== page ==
Squatters into Citizens: The 1961 Bukit Ho Swee Fire and the Making of Modern Singapore

Loh Kah Seng, the author of Squatters into Citizens: The 1961 Bukit Ho Swee Fire and the Making of Modern Singapore, is a historian of Singapore and an Honorary Research Fellow at the University of Western Australia. The author completed his PhD thesis “The 1961 Kampong Bukit Ho Swee fire and the making of modern Singapore” in 2008.

Drawing from the significant events in Singapore in the 1950s and 1960s, this informative book is filled with narrative stories of the past and has been compiled against the backdrop of historical fire hazards and their impact on the society at large. The past scenes and descriptions of a series of fire incidents – Kampong Bugis (1951), Geylang Lorong 3 (1953) and Lorong 25 (1953), Kampong Tiong Bahru (1955 and 1959), and Kampong Koo Chye (1958), finally leading to the Bukit Ho Swee inferno on 25th May 1961 – are well-interspersed with powerful personal and factual accounts through oral histories, photos, news and official records.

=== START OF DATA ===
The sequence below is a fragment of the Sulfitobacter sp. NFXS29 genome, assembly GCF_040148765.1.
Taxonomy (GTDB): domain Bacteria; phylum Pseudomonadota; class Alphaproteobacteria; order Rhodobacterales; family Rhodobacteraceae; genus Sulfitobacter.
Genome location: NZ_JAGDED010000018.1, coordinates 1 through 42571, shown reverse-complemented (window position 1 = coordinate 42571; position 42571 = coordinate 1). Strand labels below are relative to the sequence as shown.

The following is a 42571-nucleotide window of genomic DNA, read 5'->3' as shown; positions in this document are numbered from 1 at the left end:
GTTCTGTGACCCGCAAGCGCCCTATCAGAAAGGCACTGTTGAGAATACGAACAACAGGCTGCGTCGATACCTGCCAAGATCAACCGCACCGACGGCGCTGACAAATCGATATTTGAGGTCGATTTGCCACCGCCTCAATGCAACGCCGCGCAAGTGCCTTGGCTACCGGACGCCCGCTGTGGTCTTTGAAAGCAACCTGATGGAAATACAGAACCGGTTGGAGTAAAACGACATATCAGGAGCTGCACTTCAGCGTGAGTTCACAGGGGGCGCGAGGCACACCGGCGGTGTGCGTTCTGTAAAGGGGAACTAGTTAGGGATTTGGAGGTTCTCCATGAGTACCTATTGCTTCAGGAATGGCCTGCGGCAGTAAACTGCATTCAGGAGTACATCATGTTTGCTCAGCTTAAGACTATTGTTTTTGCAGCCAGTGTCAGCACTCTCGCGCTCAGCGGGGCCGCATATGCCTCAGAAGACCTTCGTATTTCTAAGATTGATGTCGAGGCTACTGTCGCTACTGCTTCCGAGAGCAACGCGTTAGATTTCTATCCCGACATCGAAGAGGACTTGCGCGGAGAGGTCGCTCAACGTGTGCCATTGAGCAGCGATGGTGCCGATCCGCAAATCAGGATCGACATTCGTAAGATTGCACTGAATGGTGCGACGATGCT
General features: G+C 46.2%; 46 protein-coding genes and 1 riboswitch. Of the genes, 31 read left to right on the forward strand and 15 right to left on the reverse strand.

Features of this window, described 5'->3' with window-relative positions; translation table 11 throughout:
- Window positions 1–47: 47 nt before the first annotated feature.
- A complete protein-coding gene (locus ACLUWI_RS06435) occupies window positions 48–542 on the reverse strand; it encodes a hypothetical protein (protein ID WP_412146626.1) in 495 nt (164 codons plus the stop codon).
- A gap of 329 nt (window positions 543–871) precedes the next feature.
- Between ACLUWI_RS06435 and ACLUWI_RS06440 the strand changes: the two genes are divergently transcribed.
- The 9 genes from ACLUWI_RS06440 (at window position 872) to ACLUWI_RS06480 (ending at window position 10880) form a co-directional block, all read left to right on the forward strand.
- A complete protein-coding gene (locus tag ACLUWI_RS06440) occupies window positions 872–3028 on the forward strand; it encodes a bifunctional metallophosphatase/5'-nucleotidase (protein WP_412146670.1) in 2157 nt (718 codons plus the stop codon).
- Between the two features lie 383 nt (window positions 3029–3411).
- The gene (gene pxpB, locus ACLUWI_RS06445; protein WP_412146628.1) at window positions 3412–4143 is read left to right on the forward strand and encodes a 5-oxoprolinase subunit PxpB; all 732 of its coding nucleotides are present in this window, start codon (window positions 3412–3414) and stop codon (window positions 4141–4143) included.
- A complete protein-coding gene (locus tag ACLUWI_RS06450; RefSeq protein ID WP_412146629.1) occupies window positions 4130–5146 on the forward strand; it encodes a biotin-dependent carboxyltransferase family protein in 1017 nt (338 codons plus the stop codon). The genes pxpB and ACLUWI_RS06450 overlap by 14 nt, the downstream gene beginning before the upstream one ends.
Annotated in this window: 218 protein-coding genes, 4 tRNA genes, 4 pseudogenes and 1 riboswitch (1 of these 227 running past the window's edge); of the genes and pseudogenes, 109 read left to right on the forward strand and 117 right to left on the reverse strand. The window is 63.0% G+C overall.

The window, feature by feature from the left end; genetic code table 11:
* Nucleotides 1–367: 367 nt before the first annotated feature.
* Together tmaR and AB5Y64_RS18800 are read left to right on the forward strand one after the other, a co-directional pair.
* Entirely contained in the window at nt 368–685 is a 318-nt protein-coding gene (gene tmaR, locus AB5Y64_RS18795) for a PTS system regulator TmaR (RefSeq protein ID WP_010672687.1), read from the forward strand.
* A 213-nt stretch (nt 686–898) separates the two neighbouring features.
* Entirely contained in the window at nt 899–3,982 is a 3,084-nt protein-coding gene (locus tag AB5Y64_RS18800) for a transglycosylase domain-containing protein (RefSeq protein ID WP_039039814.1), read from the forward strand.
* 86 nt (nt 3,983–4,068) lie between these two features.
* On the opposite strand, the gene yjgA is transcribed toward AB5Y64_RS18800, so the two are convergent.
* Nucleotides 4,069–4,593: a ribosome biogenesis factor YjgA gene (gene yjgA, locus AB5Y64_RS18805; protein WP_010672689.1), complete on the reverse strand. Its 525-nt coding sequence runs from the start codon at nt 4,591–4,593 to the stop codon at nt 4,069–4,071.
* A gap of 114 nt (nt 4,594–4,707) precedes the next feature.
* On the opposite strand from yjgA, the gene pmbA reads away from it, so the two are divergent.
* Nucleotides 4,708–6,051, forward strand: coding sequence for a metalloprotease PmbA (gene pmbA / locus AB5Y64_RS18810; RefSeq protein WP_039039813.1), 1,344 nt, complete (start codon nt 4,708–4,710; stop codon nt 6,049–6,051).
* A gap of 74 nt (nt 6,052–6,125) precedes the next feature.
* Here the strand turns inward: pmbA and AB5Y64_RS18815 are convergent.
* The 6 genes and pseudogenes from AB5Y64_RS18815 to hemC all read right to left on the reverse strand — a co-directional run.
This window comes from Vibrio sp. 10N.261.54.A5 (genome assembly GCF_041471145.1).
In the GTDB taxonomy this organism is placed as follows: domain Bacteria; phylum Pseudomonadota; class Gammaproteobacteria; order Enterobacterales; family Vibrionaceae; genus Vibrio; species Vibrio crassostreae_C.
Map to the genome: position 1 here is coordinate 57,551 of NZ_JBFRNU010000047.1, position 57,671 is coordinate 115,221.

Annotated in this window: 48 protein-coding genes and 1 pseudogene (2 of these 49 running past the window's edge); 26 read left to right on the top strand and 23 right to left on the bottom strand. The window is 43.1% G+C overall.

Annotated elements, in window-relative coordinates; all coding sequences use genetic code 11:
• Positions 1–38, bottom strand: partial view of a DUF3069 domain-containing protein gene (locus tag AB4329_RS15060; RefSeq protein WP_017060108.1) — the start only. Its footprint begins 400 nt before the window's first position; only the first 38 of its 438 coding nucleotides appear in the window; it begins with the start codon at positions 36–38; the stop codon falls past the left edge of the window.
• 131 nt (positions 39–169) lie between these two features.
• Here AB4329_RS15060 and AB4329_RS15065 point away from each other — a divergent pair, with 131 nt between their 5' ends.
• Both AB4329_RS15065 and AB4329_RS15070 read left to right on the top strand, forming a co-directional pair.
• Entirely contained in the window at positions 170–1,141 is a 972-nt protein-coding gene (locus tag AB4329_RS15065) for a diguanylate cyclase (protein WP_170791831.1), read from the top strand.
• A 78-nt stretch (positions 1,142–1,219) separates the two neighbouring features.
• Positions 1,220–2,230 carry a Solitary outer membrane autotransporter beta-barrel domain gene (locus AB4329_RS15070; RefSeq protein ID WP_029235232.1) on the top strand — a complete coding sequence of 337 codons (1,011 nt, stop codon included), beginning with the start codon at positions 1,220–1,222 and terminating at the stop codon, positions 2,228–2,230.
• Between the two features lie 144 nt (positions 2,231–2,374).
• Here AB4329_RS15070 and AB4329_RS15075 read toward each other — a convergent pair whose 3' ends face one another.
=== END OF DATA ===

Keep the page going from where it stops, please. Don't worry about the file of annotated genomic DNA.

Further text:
Though fifty years have passed since the Bukit Ho Swee fire left 16,000 people homeless, the recounts by those who lived there gave insights into the daily life of the squatter communities (referred to as “residents in the urban kampongs”) and how they had to cope with fire hazards, mainly due to confined living spaces and closely-built houses made of wood (referred to as “attap settlements”). Following the declaration of a national state of emergency, the People’s Action Party government made a huge effort to restore the shattered Bukit Ho Swee community, with the promise to “build house for the fire victims within nine months”.

This book is certainly for readers who are interested in the social history of post-war Singapore, the beginnings of public housing policies (including emergency housing programme) and disaster management, as it makes a strong and lasting emotional statement on the connection between public housing (arising from disaster recovery) and modernity. As one reviewer puts it, “Through recovering this oral history and offering an alternative picture of modernity that was lost to PAP rule, Loh’s book may allow Singaporeans – whether academics, planners, or former squatters – to move toward a postcolonial citizenship”.

Leave a Reply

Your email address will not be published. Required fields are marked *